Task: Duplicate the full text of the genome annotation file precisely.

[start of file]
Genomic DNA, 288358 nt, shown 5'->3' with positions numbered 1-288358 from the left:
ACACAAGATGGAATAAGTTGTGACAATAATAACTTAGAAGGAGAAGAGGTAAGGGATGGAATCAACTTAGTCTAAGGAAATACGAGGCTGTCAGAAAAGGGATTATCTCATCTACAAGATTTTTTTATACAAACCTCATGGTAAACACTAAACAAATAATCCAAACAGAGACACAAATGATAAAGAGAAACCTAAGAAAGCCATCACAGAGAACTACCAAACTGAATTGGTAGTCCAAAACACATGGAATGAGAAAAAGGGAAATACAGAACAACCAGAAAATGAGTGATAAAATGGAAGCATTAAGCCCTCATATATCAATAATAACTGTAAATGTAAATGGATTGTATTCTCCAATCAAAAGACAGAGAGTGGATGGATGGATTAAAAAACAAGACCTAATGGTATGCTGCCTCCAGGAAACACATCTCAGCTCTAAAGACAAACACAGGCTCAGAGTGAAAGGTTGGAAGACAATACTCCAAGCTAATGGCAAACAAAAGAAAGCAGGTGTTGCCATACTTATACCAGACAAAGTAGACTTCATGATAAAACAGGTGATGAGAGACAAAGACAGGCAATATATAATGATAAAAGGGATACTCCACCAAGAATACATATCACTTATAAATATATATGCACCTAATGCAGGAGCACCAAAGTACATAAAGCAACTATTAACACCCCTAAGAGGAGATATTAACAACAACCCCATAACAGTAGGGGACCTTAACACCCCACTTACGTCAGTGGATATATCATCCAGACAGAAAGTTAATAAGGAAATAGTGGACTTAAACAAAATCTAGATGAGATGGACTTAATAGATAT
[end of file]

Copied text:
Genomic DNA, 288358 nt, shown 5'->3' with positions numbered 1-288358 from the left:
ACACAAGATGGAATAAGTTGTGACAATAATAACTTAGAAGGAGAAGAGGTAAGGGATGGAATCAACTTAGTCTAAGGAAATACGAGGCTGTCAGAAAAGGGATTATCTCATCTACAAGATTTTTTTATACAAACCTCATGGTAAACACTAAACAAATAATCCAAACAGAGACACAAATGATAAAGAGAAACCTAAGAAAGCCATCACAGAGAACTACCAAACTGAATTGGTAGTCCAAAACACATGGAATGAGAAAAAGGGAAATACAGAACAACCAGAAAATGAGTGATAAAATGGAAGCATTAAGCCCTCATATATCAATAATAACTGTAAATGTAAATGGATTGTATTCTCCAATCAAAAGACAGAGAGTGGATGGATGGATTAAAAAACAAGACCTAATGGTATGCTGCCTCCAGGAAACACATCTCAGCTCTAAAGACAAACACAGGCTCAGAGTGAAAGGTTGGAAGACAATACTCCAAGCTAATGGCAAACAAAAGAAAGCAGGTGTTGCCATACTTATACCAGACAAAGTAGACTTCATGATAAAACAGGTGATGAGAGACAAAGACAGGCAATATATAATGATAAAAGGGATACTCCACCAAGAATACATATCACTTATAAATATATATGCACCTAATGCAGGAGCACCAAAGTACATAAAGCAACTATTAACACCCCTAAGAGGAGATATTAACAACAACCCCATAACAGTAGGGGACCTTAACACCCCACTTACGTCAGTGGATATATCATCCAGACAGAAAGTTAATAAGGAAATAGTGGACTTAAACAAAATCTAGATGAGATGGACTTAATAGATAT